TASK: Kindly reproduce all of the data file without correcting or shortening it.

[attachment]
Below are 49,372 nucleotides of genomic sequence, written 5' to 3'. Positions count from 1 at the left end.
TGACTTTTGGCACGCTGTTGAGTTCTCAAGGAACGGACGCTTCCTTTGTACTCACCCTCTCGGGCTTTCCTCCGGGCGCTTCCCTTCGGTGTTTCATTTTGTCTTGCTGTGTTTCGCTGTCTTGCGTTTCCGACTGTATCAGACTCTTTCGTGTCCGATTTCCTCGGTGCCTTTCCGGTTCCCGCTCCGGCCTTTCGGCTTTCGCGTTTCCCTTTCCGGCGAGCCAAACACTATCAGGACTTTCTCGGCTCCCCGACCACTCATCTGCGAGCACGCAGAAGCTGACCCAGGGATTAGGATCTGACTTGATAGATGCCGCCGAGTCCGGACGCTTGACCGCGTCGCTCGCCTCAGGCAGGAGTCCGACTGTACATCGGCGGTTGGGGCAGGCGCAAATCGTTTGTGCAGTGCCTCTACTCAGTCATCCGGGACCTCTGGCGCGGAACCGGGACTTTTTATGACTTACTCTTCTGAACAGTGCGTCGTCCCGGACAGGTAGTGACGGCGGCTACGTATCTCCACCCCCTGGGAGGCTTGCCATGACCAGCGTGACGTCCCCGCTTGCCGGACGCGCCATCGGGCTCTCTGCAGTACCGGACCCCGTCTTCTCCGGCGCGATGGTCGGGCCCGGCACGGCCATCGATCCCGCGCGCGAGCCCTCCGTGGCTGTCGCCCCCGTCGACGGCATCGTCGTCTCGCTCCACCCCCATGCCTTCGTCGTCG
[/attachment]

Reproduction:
Below are 49,372 nucleotides of genomic sequence, written 5' to 3'. Positions count from 1 at the left end.
TGACTTTTGGCACGCTGTTGAGTTCTCAAGGAACGGACGCTTCCTTTGTACTCACCCTCTCGGGCTTTCCTCCGGGCGCTTCCCTTCGGTGTTTCATTTTGTCTTGCTGTGTTTCGCTGTCTTGCGTTTCCGACTGTATCAGACTCTTTCGTGTCCGATTTCCTCGGTGCCTTTCCGGTTCCCGCTCCGGCCTTTCGGCTTTCGCGTTTCCCTTTCCGGCGAGCCAAACACTATCAGGACTTTCTCGGCTCCCCGACCACTCATCTGCGAGCACGCAGAAGCTGACCCAGGGATTAGGATCTGACTTGATAGATGCCGCCGAGTCCGGACGCTTGACCGCGTCGCTCGCCTCAGGCAGGAGTCCGACTGTACATCGGCGGTTGGGGCAGGCGCAAATCGTTTGTGCAGTGCCTCTACTCAGTCATCCGGGACCTCTGGCGCGGAACCGGGACTTTTTATGACTTACTCTTCTGAACAGTGCGTCGTCCCGGACAGGTAGTGACGGCGGCTACGTATCTCCACCCCCTGGGAGGCTTGCCATGACCAGCGTGACGTCCCCGCTTGCCGGACGCGCCATCGGGCTCTCTGCAGTACCGGACCCCGTCTTCTCCGGCGCGATGGTCGGGCCCGGCACGGCCATCGATCCCGCGCGCGAGCCCTCCGTGGCTGTCGCCCCCGTCGACGGCATCGTCGTCTCGCTCCACCCCCATGCCTTCGTCGTCG